Studies show 80% of payday loan borrowers do not pay back in 16 days. As a result, the lenders roll over the loans; hence it becomes difficult to repay massive amounts. Lenders can go to the extent of threatening the borrower with arrest if they skip payments.

In contrast, Australian payday loan industries strictly follow the law safeguarding the borrower’s integrity. If you have difficulty repaying your loan, the most a lender can charge as default fees is double the amount borrowed.

The payday loan terms

In Australia, the government passed rules that a lender cannot bind you to repay the loan in 16 days. They said that that period was short compared to the loan interest’s magnitude.

But if you are financially stable, you can opt to repay the loan in less than one month. However, payday loans in Australia can stretch up to 12 months for those who need extended repayment terms.

This criterion is different from the US. You will have to refund the whole loan amount plus the interest in the next 16 days or so. Failure to do that, will see the lender having to double the stake and roll the loan over 16 days. In turn, that leads to debt traps that you can’t get out of.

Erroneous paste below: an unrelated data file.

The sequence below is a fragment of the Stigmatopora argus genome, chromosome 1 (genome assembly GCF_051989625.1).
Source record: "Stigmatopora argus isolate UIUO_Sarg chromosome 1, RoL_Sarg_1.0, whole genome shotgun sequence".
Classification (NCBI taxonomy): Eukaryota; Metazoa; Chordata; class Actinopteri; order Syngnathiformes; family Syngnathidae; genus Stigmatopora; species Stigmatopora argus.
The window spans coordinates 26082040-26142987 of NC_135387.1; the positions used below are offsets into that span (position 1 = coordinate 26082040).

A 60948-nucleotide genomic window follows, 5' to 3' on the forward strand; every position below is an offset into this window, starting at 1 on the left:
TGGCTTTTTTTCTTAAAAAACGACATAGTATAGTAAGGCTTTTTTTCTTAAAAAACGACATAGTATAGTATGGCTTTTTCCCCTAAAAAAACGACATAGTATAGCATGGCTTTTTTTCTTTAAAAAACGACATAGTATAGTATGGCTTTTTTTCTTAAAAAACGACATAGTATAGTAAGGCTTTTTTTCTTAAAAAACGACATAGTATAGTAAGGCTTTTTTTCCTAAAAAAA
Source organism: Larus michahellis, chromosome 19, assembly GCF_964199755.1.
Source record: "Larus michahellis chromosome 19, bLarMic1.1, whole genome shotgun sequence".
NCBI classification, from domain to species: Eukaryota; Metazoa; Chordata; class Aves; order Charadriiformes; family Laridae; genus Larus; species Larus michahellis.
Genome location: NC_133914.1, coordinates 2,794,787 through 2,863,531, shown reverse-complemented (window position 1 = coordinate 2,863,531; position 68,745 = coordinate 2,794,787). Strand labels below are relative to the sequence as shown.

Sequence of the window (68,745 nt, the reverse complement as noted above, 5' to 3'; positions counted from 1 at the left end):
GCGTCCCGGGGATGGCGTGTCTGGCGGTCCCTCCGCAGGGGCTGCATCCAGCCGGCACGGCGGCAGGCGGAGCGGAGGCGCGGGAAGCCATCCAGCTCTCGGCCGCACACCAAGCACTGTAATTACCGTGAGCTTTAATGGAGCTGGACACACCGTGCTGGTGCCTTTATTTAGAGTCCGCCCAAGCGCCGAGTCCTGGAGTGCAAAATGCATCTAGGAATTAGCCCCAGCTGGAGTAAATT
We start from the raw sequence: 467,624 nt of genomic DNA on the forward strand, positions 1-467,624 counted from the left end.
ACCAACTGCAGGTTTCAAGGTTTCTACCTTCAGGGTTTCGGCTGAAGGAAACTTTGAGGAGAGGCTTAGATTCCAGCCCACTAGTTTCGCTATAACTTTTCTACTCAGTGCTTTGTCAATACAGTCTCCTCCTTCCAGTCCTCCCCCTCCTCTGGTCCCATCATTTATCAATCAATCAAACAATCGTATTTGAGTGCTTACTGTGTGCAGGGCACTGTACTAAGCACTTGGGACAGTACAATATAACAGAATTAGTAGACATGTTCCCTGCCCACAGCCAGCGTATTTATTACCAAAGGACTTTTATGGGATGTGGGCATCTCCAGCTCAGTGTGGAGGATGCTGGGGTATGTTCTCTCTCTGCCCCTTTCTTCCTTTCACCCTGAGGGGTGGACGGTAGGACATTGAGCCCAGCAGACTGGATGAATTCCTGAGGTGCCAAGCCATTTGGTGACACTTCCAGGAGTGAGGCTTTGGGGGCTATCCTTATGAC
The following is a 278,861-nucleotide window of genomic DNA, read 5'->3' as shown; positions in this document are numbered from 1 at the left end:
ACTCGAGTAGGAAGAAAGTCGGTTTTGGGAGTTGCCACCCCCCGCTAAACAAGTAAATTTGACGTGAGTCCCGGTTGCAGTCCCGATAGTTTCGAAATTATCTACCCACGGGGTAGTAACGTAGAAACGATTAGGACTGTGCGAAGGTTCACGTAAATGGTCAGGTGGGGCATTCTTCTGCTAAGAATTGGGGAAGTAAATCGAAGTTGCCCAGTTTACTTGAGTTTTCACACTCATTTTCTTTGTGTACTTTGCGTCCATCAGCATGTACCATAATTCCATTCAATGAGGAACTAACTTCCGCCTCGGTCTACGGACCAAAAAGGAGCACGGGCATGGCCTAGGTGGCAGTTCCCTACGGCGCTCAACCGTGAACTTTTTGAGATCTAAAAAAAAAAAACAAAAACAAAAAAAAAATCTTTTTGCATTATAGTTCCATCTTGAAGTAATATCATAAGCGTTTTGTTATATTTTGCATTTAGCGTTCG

My take

Even if there are differences between the two states, it’s evident that the costs of payday loans could be higher than other types of loans.

So if you opt to take a payday loan, you should first explore other alternatives.  However, the only sure way to stay out of debt is to create more sources of income!

Related Posts

FCFmarkets Review: Make your first trade

CM Guest Columnist review: Use Market analytics to trade globally

CM Guest Columnist

The new kings of DeFi: Uniswap (UNI), ApeCoin (APE), and Orbeon Protocol (ORBN)

CM Guest Columnist Review: Why it ranks as the best brokerage house in 2023

CM Guest Columnist

Theta Network (THETA), Cardano (ADA) on growth path as Orbeon Protocol’s (ORBN) price increases by 1400%

CM Guest Columnist

Buying property in Cyprus: A guide

CM Guest Columnist